An Investment Framework for Nutrition in Kenya: Reducing Stunting And Other Forms Of Child Malnutrition

Type Working Paper - Word Bank Group: Health, Nutrition & Population
Title An Investment Framework for Nutrition in Kenya: Reducing Stunting And Other Forms Of Child Malnutrition
Publication (Day/Month/Year) 2016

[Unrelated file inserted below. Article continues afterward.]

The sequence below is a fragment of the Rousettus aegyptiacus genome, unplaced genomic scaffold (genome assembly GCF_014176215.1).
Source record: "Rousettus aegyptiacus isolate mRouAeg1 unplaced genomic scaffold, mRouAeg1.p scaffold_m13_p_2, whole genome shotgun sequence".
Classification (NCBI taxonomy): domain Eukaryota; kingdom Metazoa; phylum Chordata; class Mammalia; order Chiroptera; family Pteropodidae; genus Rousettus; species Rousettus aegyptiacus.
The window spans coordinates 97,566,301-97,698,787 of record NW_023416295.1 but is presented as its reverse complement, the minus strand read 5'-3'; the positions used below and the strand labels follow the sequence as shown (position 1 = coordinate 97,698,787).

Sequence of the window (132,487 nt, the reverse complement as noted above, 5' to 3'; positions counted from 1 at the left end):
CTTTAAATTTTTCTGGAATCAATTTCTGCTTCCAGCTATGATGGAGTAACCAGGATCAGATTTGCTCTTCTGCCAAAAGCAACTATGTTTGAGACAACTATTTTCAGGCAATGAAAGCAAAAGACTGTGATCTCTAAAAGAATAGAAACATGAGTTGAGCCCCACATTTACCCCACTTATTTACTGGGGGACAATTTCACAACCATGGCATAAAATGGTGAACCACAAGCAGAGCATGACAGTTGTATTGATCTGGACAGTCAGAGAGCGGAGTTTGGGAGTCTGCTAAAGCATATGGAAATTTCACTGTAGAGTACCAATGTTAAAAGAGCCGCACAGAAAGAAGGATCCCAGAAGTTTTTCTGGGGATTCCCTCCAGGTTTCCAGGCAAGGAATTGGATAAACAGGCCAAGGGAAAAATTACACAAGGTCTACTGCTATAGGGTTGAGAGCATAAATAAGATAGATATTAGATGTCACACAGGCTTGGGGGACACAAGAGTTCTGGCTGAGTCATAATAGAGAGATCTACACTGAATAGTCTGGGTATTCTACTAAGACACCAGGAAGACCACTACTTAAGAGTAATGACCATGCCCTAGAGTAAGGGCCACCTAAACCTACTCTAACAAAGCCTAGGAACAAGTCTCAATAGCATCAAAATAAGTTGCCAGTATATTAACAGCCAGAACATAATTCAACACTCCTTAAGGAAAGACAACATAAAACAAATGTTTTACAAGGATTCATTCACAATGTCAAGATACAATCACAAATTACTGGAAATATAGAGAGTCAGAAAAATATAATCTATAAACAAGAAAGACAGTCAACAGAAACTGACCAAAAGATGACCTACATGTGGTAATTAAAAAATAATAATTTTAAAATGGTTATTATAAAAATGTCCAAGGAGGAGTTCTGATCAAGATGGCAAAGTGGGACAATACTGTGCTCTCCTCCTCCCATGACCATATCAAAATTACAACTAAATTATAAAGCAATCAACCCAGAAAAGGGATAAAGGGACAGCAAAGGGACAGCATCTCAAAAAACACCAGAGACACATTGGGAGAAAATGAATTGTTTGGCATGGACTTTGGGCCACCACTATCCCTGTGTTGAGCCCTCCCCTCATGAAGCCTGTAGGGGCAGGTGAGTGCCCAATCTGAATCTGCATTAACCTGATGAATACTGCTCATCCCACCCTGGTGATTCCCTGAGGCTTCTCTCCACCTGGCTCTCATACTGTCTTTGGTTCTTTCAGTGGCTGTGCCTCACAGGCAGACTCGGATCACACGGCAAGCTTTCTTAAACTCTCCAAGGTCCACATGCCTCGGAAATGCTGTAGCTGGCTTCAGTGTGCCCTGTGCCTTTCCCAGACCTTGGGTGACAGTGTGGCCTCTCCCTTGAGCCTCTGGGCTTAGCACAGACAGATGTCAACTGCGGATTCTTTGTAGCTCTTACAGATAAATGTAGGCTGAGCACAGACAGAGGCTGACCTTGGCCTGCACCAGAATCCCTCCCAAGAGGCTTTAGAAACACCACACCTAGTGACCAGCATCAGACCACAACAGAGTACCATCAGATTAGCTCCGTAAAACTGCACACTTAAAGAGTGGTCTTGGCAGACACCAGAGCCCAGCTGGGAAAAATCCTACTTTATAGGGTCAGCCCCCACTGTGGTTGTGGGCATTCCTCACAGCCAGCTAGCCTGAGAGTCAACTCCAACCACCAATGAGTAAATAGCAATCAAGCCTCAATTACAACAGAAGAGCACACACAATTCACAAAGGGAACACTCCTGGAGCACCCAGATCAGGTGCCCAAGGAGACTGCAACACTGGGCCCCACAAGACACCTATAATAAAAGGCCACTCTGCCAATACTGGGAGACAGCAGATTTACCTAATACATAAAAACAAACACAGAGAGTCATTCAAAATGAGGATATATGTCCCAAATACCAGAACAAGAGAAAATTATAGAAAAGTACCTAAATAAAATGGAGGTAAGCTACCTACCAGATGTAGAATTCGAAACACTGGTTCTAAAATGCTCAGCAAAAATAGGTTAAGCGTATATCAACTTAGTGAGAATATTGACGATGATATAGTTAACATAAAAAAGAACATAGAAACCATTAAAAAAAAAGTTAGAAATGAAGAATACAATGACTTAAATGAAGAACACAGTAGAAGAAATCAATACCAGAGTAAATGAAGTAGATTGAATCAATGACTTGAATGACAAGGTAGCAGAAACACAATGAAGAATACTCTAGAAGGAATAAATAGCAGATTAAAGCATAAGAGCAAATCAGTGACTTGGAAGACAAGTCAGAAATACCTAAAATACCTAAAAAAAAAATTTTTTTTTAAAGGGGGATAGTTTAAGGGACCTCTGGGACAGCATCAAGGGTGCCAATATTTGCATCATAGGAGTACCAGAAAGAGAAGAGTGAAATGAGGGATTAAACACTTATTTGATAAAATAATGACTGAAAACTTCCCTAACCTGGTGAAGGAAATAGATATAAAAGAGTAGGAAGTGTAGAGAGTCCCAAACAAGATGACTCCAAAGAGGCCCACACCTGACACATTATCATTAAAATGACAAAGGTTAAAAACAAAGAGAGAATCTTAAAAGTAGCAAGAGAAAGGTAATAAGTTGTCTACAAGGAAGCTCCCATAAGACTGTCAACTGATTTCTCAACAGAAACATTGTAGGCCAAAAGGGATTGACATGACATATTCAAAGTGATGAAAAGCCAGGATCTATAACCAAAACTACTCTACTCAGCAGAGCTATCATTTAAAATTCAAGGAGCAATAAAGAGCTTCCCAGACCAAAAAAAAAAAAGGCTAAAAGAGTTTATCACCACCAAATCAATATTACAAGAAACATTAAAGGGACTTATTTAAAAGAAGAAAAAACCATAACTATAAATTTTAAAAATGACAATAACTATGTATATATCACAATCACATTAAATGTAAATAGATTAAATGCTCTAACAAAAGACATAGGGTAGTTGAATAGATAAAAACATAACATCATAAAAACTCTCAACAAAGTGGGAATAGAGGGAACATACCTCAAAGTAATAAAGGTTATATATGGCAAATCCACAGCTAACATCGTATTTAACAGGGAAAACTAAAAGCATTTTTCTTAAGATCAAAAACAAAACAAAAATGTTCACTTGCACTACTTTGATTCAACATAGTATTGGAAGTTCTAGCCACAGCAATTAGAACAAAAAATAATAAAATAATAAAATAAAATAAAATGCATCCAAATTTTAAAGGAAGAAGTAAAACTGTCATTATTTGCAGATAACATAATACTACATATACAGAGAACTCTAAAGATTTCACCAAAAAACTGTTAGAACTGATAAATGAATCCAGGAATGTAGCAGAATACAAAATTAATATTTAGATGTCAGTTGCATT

This paper builds on global experience and Kenya’s specific context to identify an effective approach to scaling up nutrition and provide an estimate of costs and benefits of key nutrition interventions. It is intended to help guide the selection of the most cost-effective interventions as well as strategies for scaling up a package of interventions tailored to Kenya’s specific needs. The paper considers high-impact “nutrition-specific” interventions that largely rely on typical health sector delivery mechanisms. We estimate that the costs and benefits of implementing 11 critical nutrition-specific interventions would require a yearly public and donor investment of $76 million. The expected benefits would be substantial: annually more than 455,000 DALYs would be averted, over 5,000 lives saved, and more than almost 700,000 cases of stunting among children under five averted. This investment would be very cost-effective with an estimated cost per DALY averted of $207 cost per life saved of about $18,600 and a cost per case of stunting averted of $135 Economic productivity could potentially increase by $458 million over the productive lives of beneficiaries. However, we also calculate intermediate scale-up scenarios since it may not be feasible for the Government of Kenya or its partners to achieve full coverage in the near term. We compare the costs and benefits associated with three different scenarios: first, prioritizing counties, focusing the investment on counties with a high burden of stunting; second, prioritizing interventions, focusing on only a subset of the most effective interventions; and third, prioritizing both counties and interventions, delivering only the most effective subset of interventions to high-burden counties. We determined that the third scenario is the most cost-effective and least costly. Scaling up the most cost-effective interventions in 37 high-burden counties would avert almost 295,000 DALYs and save over 3,000 lives per year for an annual public and donor investment of $48 million.

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